18 May 2014 The first guests of Conrad Festival 2014
Paul Auster, an eminent American writer; Siri Hustvedt, an excellent prose and essay writer; Jacques Rancière, an acknowledged French philosopher; and Olga Tokarczuk, a recipient of Nike Award are the first confirmed names of the guests of this year’s Conrad Festival. The festival is intended to comprise meetings and discussions with eminent writers, philosophers, directors, and visual artists from all over the world. We will discuss the relationships that bind literature to reality and will reach out to the linguistic and literary tools that let people cross mental, cultural, and aesthetic borders. Held already for the sixth time, this year’s round of Conrad Festival is entitled Shared Worlds, and will be organised from 20th to 26th October. The organisers are the City of Krakow, Tygodnik Powszechny Foundation, and Krakow Festival Office.
The roll of festival guests opens with Paul Auster, considered one of the most outstanding contemporary American authors. Writer, essayist, screenwriter, translator, and film director, Paul Auster hails from a Jewish family with Polish roots. A student of Columbia University, he lived in Paris and translated French poets, yet as an author, Auster is closely linked to New York. His novels frequently touch upon the questions of alienation, becoming lost in the symbolical order, and significance of coincidences. Auster’s books include the recognised and highly appreciated novel The New York Trilogy, considered the essence of his writing, and his latest Winter Journal, which garnered very positive criticism emphasising clarity and brilliant style together with the surprising care for the detail.
Another literary personality is an American prose and essay writer, Siri Hustvedt. American critics considered The Blindfold, her first novel, one of the best débuts of the 1990s. Hustvedt, whose books have been translated into more than 30 languages is also the author of the bestselling What I Loved, The Sorrows of an American, and The Summer Without Men. What critics and readers alike admire in her prose are psychological truth, virtuoso descriptions of what the characters experience, and vivid portraits of artists, scientists and other representatives of the American high society. Before Hustvedt decided to devote herself to writing, she had studied literature, crowning her research with a doctoral theses on Charles Dickens.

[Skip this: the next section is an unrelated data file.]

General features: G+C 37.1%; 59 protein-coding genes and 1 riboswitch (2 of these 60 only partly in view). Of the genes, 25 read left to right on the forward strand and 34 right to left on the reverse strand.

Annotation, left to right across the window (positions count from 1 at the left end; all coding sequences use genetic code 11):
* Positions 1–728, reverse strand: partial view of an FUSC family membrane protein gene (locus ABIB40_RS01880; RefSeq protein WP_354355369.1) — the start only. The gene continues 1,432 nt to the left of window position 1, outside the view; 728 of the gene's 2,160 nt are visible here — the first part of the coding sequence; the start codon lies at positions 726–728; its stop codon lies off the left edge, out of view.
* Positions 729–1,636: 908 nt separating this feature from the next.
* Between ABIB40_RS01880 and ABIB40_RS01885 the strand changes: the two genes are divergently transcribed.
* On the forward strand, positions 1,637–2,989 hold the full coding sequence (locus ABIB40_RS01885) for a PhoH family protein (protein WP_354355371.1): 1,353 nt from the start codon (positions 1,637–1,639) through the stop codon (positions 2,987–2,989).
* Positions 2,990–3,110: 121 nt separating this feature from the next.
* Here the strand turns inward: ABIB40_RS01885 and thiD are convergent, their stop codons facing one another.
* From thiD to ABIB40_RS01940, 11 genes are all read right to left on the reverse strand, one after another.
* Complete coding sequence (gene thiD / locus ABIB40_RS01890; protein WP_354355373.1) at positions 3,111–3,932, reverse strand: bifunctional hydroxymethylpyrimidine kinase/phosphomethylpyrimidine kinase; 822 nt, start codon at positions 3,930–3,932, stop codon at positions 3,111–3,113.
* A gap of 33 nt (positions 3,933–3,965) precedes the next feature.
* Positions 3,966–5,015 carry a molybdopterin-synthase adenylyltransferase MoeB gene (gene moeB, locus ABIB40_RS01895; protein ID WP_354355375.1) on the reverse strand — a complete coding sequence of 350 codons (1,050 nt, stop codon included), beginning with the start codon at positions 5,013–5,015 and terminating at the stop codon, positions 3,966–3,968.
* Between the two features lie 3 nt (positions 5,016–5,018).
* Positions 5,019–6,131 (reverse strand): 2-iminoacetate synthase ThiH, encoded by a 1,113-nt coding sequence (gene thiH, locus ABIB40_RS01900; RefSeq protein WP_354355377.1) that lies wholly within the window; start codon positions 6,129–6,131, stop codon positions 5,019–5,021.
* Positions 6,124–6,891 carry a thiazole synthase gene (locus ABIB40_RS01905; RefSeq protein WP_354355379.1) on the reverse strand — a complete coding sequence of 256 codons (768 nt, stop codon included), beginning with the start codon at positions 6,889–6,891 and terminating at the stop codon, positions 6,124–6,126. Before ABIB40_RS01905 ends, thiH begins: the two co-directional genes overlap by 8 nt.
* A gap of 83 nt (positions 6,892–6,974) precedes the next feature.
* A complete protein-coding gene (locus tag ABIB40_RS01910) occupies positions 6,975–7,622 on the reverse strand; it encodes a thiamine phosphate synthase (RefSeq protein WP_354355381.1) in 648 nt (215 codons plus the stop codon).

Olga Tokarczuk, writer, poet, and essay writer, recipient of the Gloria Artis Silver Medal for Merit to Culture, made her début in 1993 with Podróż ludzi księgi (The Journey of the Book-People), which won her the Award of the Polish Book Publishers Association. Successive works reinforced her position – that of one of the most attractive and popular Polish authors, at the same time highly praised by critics. Repeatedly nominated to Nike Literary Award, Tokarczuk won it in 2008 for her novel Bieguni (Runners). She also received a number of Nike Readers’ Prizes (e.g. for Prawiek i inne czasy (Primeval and other times), 1997), Kościelski Foundation Award, the Passport of Polityka weekly, and the Vilenica Prize from the Slovene Writers’ Association. A distinctive feature of her works are the inspirations with psychological and anthropological theories that provide a springboard for imagination to roam. Elements of reality mingle with fiction in the presented world that undergoes magical transformations, developing a space for asking philosophical questions.
Not only literature but also philosophy will have a strong representation during the October festivity of literature, as Krakow will be visited by Jacques Rancière, one of the most frequently quoted French intellectuals. The French philosopher dealing with the links between politics, aesthetics, and community and philosophical contexts of art is a contributor to Reading Capital, a groundbreaking reinterpretation of Karl Marx. He devotes plenty of attention to the questions of human rights, civic activity, and the place of the poor in politics and philosophy. In 2006, Artforum magazine recognised Rancière the philosopher of greatest importance for contemporary art. A number of his works have been published in Polish, notably Dzielenie postrzegalnego. Estetyka jako polityka (The Politics of Aesthetics: The Distribution of the Sensible), Nienawiść do demokracji (Hatred of Democracy), Na brzegach politycznego (On the Shores of Politics).
The first issue of Conrad Magazine, a special supplement to Tygodnik Powszechny weekly will be published on Wednesday, 21st May.
More names of the guests of Conrad Festival will be announced soon.